3
nebula
322d

when is the moment you say that you know a language?

Comments
  • 4
    To me the average developer doesn't really know any language per se in the true sense of the word. I think you "know" when you know there's a tool, method or functionality that can be used to solve the problem you're attacking in that language. Then you go off to put your basic learned syntax with your dev experience + the research code you've found and accommodate it to your solution. When you're at that level, you "know". Imo.
  • 0
    When you can hack at the internals to fix bugs/add features.
  • 1
    Don't learn a language. Learn programming in its different flavors.

    Then knowing the language means having a solid foundation for the syntax for not having to look up everything anymore. (You'll still will read lots of docs. But more on the API level of some framework / dependencies you use.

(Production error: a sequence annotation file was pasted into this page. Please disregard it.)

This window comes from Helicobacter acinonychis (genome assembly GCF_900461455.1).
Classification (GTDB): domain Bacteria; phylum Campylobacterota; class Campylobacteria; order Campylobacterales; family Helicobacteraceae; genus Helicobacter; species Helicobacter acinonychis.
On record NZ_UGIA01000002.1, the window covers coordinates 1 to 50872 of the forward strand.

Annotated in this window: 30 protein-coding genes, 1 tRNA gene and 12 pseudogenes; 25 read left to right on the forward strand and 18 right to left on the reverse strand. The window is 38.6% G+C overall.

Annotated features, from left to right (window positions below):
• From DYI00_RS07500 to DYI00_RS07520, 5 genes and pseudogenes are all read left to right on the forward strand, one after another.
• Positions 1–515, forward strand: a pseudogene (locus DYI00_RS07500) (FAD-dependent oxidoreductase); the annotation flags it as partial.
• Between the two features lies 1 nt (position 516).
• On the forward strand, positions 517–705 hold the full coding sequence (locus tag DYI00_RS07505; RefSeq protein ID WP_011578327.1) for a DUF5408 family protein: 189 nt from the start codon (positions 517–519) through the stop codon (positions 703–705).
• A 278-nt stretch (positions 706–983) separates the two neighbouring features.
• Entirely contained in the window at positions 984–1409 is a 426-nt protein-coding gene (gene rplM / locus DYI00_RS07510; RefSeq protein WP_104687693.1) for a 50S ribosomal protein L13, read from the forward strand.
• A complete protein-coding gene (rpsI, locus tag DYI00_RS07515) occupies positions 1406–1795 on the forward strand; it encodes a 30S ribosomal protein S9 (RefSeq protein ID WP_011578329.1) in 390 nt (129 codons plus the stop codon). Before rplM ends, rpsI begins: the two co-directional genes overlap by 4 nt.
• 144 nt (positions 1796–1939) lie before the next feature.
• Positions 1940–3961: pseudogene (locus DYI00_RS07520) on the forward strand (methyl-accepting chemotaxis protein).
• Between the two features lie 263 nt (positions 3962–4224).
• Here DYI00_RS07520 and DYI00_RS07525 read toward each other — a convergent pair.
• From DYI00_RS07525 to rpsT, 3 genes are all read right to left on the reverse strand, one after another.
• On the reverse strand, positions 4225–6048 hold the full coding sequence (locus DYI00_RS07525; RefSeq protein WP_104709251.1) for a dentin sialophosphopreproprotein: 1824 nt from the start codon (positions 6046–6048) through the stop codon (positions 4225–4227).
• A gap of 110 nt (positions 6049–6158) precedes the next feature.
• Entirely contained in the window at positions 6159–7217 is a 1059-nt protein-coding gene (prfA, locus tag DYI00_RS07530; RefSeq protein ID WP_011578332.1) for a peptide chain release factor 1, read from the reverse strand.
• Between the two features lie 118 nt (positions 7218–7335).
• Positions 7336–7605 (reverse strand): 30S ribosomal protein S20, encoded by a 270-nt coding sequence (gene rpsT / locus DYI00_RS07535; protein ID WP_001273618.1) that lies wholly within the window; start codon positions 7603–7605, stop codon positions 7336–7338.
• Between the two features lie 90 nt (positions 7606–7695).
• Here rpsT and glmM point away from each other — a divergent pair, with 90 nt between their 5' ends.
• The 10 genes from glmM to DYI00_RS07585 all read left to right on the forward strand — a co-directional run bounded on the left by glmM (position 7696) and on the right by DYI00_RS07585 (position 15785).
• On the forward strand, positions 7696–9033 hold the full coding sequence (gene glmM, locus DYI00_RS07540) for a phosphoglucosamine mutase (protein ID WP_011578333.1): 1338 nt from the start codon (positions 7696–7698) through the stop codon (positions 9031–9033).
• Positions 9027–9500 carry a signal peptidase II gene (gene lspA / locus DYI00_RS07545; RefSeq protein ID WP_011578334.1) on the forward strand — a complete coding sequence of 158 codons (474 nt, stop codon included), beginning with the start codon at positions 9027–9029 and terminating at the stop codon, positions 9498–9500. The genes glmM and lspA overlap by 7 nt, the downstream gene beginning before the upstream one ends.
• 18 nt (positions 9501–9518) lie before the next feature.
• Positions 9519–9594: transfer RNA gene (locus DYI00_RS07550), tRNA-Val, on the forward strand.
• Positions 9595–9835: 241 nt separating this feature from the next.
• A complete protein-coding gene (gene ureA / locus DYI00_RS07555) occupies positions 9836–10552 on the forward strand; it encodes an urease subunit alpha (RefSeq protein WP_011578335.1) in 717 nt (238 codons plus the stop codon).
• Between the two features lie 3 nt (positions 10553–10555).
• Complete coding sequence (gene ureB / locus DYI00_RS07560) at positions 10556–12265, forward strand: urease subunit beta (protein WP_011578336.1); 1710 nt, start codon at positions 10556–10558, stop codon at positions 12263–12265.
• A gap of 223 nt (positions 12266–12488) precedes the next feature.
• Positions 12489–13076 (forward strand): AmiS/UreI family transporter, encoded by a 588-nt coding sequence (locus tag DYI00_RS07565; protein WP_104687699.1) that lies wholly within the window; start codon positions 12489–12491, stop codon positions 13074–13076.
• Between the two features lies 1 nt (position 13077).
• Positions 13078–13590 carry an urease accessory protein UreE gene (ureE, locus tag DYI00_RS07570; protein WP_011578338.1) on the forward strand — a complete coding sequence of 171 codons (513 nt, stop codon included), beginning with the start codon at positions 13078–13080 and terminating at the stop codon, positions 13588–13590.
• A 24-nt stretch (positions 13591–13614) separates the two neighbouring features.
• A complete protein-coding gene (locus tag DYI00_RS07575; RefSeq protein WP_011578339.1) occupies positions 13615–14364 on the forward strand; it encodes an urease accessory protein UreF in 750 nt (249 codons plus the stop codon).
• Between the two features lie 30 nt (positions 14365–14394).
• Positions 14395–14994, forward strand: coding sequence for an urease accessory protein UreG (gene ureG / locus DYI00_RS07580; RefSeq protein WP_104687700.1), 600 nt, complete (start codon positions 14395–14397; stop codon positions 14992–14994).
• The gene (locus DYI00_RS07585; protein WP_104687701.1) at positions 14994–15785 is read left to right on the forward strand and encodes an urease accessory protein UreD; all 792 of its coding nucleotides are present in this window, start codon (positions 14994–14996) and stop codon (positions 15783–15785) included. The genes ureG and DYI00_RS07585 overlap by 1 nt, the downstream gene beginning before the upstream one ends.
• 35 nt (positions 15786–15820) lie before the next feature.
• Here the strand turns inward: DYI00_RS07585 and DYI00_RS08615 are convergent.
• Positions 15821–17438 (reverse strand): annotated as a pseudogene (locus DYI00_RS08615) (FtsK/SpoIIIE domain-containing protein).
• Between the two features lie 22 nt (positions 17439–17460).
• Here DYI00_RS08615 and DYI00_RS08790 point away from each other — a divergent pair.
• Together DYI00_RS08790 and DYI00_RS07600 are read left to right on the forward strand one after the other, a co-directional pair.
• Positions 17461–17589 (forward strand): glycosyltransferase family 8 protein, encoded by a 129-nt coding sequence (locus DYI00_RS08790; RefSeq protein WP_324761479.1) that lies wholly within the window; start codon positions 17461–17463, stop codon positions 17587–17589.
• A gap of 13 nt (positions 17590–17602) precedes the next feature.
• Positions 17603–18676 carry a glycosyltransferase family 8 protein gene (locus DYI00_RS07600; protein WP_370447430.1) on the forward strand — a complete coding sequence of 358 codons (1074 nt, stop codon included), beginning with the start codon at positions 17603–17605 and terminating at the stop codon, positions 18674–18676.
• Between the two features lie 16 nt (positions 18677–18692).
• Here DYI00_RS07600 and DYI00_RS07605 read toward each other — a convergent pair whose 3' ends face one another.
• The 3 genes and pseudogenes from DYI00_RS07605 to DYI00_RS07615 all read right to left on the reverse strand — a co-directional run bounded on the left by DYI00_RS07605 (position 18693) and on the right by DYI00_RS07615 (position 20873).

• 12
    Goes on my cv when I've made the hello world program that I copy pasted from the wiki run.
  • 3
    I recently watched a series in which the author rewrites some of the BSD shell commands as if it was 1994, in C. That's what I call knowing the language.
  • 6
    Never.

    Maybe if I wrote one myself...
  • 1
    when you realize how big of a pile of shit it is
  • 0
    You never do
  • 2
    @BindView beat me to it.

    If you're still thinking, "wow, I want to use this for loads of projects!" then you're still at stage 2.

    Stage 1 is, "holy shit, I need to use this for EVERYTHING!".
  • 0
    For me it is with PHP. Although I of course don't know nearly everything about it, I hardly have to search for things I can't figure out anymore :)
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